NEW YORK (CBSNewYork) – Construction is underway to rebuild the historic Greek Orthodox church destroyed 19 years ago Friday.

CBS2’s Jenna DeAngelis takes a look at the history of St. Nicholas National Shrine in Lower Manhattan.

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An old photo shows the majestic Twin Towers shining light on St. Nicholas Greek Orthodox Church, a place of peace and prayer for 85 years on Cedar Street, until darkness took over on Sept. 11, 2001.

“Luckily nobody was in the church that day, but as the towers were hit, obviously, the south tower came down on top of the church,” said Father Evagoras Constantinides, spokesman of the archdiocese.

Only a few sacred items were found in the rubble: Icons, a candelabra, bell, tattered books.

But out of the ashes also came the commitment to rebuild.

“It was the only house of worship that was destroyed on that day, and now it will be the only house of worship back at the site,” Constantinides said.

credit: CBS2

He brought DeAngelis on the site of the new church to the welcome sight and sounds of crews working, a resurrection nearly two decades in the making.

Construction began at the Liberty Street location in 2015, but setbacks including financial troubles halted it two years later, leaving behind an empty dome, until the nonprofit Friends of St. Nicholas was formed.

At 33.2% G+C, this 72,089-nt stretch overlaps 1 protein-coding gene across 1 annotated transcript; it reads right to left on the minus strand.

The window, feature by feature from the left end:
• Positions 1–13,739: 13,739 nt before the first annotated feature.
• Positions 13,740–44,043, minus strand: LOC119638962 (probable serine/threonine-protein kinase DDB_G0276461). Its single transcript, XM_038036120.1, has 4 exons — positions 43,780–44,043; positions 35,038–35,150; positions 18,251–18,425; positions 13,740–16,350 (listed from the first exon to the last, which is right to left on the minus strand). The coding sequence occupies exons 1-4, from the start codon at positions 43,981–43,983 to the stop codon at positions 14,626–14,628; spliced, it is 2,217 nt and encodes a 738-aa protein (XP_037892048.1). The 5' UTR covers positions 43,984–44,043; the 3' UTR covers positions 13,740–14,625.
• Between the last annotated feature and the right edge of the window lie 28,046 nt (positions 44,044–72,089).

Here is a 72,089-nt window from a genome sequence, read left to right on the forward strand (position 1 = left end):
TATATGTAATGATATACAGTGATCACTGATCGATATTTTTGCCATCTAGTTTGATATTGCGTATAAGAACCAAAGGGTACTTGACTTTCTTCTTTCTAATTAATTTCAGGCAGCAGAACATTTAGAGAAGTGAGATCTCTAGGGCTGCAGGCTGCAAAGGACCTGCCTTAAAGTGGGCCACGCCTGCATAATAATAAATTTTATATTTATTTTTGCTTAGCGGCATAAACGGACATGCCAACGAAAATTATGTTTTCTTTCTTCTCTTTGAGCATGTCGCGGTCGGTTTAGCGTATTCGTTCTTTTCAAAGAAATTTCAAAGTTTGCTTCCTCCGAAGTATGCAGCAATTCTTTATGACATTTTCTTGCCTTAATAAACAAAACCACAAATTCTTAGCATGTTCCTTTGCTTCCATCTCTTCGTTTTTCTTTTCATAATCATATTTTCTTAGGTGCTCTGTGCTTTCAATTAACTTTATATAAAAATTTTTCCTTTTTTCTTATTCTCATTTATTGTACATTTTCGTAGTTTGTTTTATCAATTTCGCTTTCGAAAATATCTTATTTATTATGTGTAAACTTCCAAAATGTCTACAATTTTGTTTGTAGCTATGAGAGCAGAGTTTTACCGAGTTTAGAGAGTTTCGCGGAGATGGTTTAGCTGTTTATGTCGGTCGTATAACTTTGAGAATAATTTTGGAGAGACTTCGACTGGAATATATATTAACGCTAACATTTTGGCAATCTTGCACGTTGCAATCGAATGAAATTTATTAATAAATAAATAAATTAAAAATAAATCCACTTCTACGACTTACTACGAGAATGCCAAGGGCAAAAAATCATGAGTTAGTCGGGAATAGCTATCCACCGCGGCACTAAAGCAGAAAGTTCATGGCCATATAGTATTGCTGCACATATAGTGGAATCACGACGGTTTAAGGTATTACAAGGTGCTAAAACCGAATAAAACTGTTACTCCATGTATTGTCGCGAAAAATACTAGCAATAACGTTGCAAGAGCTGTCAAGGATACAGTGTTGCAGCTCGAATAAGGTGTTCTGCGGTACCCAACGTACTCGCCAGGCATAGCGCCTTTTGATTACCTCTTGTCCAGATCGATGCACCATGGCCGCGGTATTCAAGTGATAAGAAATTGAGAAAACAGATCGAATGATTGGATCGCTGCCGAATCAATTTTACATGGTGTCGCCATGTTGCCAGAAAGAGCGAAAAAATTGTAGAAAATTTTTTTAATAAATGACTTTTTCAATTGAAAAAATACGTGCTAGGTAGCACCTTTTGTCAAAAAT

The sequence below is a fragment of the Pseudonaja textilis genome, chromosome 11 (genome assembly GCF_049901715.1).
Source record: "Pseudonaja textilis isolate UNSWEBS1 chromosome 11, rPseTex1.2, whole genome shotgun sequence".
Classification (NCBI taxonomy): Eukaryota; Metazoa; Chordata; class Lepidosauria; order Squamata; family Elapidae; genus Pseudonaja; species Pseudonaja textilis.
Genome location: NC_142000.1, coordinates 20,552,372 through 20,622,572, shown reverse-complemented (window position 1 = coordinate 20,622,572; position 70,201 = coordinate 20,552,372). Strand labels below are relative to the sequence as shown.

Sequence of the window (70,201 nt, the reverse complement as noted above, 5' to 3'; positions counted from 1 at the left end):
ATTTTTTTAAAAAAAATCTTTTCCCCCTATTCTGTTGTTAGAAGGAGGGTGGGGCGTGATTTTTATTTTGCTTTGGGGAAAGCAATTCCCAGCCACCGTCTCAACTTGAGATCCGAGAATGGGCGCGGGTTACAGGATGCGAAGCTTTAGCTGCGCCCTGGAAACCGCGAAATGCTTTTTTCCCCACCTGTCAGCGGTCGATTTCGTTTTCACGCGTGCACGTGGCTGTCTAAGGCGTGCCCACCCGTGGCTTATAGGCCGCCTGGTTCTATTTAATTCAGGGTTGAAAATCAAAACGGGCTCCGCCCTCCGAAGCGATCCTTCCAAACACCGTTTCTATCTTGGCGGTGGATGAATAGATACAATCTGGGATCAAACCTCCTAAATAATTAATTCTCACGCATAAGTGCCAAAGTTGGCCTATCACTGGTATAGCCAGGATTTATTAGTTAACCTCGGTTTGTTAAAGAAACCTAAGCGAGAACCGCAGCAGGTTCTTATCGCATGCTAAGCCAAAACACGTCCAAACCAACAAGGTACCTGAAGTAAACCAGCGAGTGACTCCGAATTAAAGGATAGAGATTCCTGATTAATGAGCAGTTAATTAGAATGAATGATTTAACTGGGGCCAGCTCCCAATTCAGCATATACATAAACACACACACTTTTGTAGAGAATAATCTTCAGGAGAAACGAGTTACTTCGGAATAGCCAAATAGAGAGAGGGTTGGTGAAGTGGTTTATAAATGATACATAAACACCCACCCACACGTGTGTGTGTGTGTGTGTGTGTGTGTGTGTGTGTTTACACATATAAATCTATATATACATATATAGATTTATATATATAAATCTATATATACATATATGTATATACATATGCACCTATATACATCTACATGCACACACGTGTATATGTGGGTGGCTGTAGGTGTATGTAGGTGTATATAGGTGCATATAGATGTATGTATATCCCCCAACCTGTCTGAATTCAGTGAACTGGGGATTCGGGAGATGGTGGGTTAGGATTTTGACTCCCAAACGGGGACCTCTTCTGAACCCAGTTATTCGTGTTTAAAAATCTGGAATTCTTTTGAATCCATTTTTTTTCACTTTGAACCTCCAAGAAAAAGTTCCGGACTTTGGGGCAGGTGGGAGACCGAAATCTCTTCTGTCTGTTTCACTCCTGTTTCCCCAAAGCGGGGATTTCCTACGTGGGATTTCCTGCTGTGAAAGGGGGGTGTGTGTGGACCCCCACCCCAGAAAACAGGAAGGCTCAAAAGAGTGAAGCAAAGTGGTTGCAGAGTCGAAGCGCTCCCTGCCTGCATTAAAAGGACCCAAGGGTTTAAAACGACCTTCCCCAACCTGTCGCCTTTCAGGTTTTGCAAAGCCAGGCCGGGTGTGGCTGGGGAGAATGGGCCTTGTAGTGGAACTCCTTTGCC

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“We raised $45 million in January to March to help finish the church,” said John Catsmitidis, the vice chairman of Friends of St. Nicholas.

But then came COVID-19, delaying construction again until early August.

“They often say that, you know, good things come to those who wait. And I sincerely believe that St. Nicholas at the World Trade Center is the best thing. So it’s OK for us to wait a little bit,” Constantinides said.

DeAngelis walked through what’s to come, including the entryway, where people will come to light candles.

Inside, there will also be a nondenominational bereavement center – a beautiful, open space, which, on the outside, will glow. A symbol of hope, strength, and unrelenting faith, for all.

“Whether you’re Greek Orthodox, Catholic, Protestant, Muslim, Jewish, you come here to pray, to find solace, to find reason,” Catsmitidis said.

“The souls, the lives, the memories of those 3,000 people and their families and their relatives and their friends. All of the people, every single one of us, who has been affected by 9/11, this is a place for us,” said Constantinides.

Completion was set for Sept. 11, 2021, and even though the pandemic set construction back, a ceremony is still planned for a year from now to commemorate the 20th anniversary of a day we will never forget.

The archdiocese says while that target date remains, it’s likely not going to be completed until next winter or early spring of 2022.

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